“On Moral Ends” Is Now Available

My illustrated, annotated translation of Cicero’s De Finibus (On Moral Ends) was released today.  Purchase details can be found by clicking on the image above.  An audio version will be also soon be available.  This article will explain the unique features of this highly original translation, and why it represents a new direction for what may be Cicero’s most profound work.

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Seeing The Platonic Academy

I walked to the ruins of the Platonic Academy in Athens this morning.  Founded by Plato himself around 387 B.C., it persisted through many generations under a variety of scholarchs (i.e., heads).  It finally came to an official end during the reign of the emperor Justinian in 529 A.D., who ordered the closure of all the pagan institutions of higher learning.

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The Journey Through Life, And Out Of Life

When one examines the characters of different civilizations, one begins to notice commonalities of concern.  That is, recurring patterns.  Especially in the most ancient of civilizations.  There is this obsession with capturing the Spirit of Life, mastering its principles, and using that Mastery as a sort of pole-vault—if you will—to leap over the Wall of Life into the realm of the After-Life.  Look at those old Assyrian stone reliefs, showing the bearded kings pollinating their date-plants, which were the staff of life in the ancient Near East.  Look at the pharaoh smiting his enemies with a mace, and enjoying every minute of it.  Mastering life in order to master death, in other words.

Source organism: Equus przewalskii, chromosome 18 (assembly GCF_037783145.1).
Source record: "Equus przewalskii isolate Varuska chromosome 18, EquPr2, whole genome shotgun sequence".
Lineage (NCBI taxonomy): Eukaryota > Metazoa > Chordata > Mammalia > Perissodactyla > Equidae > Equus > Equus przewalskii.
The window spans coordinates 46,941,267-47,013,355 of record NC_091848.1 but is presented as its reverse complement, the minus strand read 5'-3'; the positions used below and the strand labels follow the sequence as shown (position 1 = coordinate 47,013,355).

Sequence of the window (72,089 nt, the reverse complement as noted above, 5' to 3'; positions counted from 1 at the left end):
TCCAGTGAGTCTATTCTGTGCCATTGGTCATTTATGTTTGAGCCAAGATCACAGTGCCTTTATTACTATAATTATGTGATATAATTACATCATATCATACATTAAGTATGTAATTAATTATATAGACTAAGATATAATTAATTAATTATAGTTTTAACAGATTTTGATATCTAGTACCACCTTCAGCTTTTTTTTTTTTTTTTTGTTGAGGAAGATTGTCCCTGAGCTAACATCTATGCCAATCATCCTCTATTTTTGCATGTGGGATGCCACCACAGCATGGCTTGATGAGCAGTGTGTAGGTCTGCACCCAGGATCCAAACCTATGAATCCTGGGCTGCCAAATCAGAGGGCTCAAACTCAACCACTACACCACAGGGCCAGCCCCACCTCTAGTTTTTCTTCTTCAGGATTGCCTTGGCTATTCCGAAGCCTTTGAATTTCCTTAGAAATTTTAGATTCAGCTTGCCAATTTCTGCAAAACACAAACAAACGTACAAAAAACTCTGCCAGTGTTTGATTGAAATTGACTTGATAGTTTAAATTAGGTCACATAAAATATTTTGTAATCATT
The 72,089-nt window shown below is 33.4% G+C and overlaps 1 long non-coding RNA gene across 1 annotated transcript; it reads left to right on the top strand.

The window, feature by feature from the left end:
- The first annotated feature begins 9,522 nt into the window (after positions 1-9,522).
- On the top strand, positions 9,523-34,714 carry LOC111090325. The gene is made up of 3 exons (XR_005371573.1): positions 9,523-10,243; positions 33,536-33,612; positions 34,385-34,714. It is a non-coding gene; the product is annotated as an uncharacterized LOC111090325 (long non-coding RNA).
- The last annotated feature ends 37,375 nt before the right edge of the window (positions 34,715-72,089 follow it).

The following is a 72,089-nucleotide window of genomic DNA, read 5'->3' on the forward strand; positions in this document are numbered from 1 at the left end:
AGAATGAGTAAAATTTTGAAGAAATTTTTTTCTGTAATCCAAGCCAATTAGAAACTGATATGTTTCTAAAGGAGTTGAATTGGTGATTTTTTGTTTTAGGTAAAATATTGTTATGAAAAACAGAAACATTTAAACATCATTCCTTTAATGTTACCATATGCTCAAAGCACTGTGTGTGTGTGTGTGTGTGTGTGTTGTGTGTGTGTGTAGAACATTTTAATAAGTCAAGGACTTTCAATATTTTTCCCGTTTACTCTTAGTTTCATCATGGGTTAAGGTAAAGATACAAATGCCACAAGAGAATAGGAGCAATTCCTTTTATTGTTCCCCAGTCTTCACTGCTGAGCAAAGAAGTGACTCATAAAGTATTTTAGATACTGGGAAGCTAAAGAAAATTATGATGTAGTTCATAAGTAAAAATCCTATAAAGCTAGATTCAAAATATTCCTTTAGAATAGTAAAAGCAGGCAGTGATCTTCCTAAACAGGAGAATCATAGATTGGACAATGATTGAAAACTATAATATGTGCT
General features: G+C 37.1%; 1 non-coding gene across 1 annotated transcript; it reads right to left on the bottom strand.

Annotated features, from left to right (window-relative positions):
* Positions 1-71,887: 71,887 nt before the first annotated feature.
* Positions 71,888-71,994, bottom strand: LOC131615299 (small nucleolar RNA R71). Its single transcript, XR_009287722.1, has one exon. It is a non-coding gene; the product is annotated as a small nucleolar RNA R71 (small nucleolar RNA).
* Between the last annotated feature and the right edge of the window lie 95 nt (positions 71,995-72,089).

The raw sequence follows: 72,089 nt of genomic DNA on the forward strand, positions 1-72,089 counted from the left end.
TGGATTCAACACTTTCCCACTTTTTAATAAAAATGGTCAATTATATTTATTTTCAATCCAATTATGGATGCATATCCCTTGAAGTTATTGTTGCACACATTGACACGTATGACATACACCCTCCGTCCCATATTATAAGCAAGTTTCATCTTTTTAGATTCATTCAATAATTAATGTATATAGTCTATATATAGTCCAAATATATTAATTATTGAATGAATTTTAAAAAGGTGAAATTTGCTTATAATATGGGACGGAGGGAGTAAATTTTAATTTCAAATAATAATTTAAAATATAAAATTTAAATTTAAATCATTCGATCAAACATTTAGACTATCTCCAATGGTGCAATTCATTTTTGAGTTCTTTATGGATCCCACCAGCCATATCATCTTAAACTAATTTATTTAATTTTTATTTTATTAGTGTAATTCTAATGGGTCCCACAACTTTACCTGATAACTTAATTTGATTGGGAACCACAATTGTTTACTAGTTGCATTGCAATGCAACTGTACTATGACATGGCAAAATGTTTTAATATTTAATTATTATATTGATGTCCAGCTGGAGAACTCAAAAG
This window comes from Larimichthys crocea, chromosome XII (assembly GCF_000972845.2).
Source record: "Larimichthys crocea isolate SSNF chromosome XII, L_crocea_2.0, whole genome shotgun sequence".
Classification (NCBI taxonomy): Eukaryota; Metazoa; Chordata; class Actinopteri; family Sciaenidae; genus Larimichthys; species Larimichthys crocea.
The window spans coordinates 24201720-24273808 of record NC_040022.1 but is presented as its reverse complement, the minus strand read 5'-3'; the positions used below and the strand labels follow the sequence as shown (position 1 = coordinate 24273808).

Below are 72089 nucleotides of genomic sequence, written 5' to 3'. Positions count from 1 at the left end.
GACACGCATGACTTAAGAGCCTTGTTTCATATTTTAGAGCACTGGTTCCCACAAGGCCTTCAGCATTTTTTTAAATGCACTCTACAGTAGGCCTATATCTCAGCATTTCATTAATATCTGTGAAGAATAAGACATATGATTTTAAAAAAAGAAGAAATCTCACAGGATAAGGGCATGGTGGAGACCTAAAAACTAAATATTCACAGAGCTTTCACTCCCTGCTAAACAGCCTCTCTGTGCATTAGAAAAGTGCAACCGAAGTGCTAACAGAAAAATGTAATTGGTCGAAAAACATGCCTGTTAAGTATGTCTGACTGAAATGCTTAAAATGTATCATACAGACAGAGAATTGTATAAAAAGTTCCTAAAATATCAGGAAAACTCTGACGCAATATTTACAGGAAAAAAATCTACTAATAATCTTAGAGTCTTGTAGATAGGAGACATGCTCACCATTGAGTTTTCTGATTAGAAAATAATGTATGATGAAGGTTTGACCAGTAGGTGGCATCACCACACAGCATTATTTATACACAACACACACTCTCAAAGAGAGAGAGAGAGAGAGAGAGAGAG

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Coming In December 2018: A New Annotated And Illustrated Translation Of Cicero’s “On Moral Ends”

In December, Fortress of the Mind Publications will be releasing my new annotated and illustrated translation of Cicero’s work On Moral Ends (De Finibus Bonorum et Malorum).  This announcement will provide some details about the book and what it contains.

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The Road To Tusculum

Today I visited the site of the old Roman town of Tusculum.  It is located in the Alban Hills outside Rome, near the modern town of Frascati.  It is close to Barco Borghese, Monte Porzio Catone, and Montecompatri.  In Cicero’s day, Tusculum was known as a fashionable spot for the elite to have summer villas.  Cicero himself owned a villa in Tusculum, and although its precise location has not yet been identified, he and his friends walked the ground there many times.

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